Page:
What does that mean for the free speech of Christians who still believe in an absolute standard of right and wrong? Will there come a day when our religious liberty is curtailed because the statement of our beliefs is viewed as hateful? After all, when we say Jesus is the way, the truth, the life, no one comes to the Father but through Him, isn’t that exclusive? And isn’t an exclusive attitude hateful? Well, no, not when everyone is invited to the party and those who don’t come exclude themselves, but I suspect that is a point which will be lost over time.

The other side of the coin, of course is the part about offensive actions. How offended should a Christian be at abortion or homosexuality, pedophilia, sex trafficking, drug addiction, divorce, gossip, lying, bestiality, greed, or bribery?

On one hand, I want to say, not offended at all. Sinners, after all, will act sinfully. Why should that offend me? On the other hand, if I love my neighbor as myself, I should care that others are wallowing in heinous lifestyles. I don’t believe sinful behavior is the best for anyone. I also believe there is forgiveness for all who repent and accept the payment Jesus made for our sin. Nothing is so egregious that He can’t cancel the certificate of debt, nailing it to the cross.

As I write this, and struggle to figure out all the aspects of these issues, I realize that I am responsible first and foremost to God. Should I not stand up for His truth for as long as I am able?

But what is that truth? As much as I want to see the unborn protected, the pro-life message isn’t the gospel. The overarching truth is that God loves the world and pursues sinners with the intention to bring them into relationship with Himself. He loves the unborn baby and He loves the woman about to abort her. He loves the doctor and the technicians performing the abortion. God wants them all to turn from their wicked ways and find redemption in Him.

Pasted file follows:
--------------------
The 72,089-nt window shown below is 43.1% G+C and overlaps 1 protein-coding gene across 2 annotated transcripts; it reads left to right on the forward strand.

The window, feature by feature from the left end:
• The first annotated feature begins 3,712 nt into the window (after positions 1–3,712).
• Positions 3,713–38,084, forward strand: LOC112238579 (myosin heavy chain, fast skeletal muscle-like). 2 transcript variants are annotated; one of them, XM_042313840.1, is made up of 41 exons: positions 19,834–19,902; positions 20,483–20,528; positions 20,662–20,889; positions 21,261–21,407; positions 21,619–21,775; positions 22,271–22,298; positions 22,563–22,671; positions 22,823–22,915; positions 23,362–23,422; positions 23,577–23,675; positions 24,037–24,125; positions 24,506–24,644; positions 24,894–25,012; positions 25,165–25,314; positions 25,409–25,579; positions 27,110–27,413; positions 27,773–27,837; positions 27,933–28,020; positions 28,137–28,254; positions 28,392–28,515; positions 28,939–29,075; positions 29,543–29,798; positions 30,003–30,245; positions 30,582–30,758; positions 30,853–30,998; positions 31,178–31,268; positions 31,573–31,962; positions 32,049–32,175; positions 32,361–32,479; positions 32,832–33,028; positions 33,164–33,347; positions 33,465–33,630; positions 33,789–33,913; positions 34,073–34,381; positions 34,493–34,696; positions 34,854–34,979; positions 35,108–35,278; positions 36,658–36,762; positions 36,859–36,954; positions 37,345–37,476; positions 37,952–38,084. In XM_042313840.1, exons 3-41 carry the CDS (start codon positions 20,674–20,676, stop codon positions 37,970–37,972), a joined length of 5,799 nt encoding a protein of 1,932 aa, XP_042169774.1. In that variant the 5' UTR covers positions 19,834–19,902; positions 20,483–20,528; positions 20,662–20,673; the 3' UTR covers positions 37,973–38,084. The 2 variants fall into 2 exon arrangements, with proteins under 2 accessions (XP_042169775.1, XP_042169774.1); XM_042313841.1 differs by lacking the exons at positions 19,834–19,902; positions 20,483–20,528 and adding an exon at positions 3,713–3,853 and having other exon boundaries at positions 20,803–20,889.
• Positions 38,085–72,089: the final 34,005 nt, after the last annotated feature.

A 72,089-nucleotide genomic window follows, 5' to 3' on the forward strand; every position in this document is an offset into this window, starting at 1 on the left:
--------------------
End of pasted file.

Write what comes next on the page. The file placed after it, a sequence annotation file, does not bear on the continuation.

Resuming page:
So how do we start? By repealing Roe v Wade? By pointing out the inconsistencies of belief in abortion with other closely held principles? By evangelizing those who don’t know Jesus? By advocating for a discussion about abortion in the mainstream media? Yes to all of it and more because it’s all free speech and an extension of freedom of religion.

But the true exercise of religion for the Christian means, in simplified form, loving God and loving our neighbor.

Sometimes love involves a warning—the Old Testament prophets are filled with warnings to the people they were addressing. Stop this behavior or that will happen. That’s loving. And I’m pretty sure, the warnings are not offensive to God, but the evil behavior is.

This post is a revised version of one that appeared here in May 2013.

Autonomy VS Freedom


I’m reading a thought-provoking book called Saving Truth by Abdu Murray, a member of the RZIM apologetics team. He introduces his topic by discussing post-truth and the effects on society of this mindset.

The greatest effect, Mr. Murray says, is that people now believe in autonomy, not freedom. Thankfully, he took time to explain what he means. Autonomy comes from two Greek roots, one meaning self and the other meaning rule. Thus, autonomy means self-rule, or without external control.

The problem with autonomy, of course, is that my autonomy and your autonomy may collide. And then, as Mr. Murray points out, might makes right. The stronger of the two dictates to the weaker. In other words, autonomy is actually the gateway to tyranny, with anarchy a stop along the way.

Mr. Murray likened autonomy to what Israel experienced in the era of the Judges. Scripture records this statement: “In those days, there was no king in Israel; everyone did what was right in his own eyes” (17:6).

The result was chaos and all kinds of immoral action. People abused others and reacted in violent ways. And no one was willing to take responsibility until civil war broke out.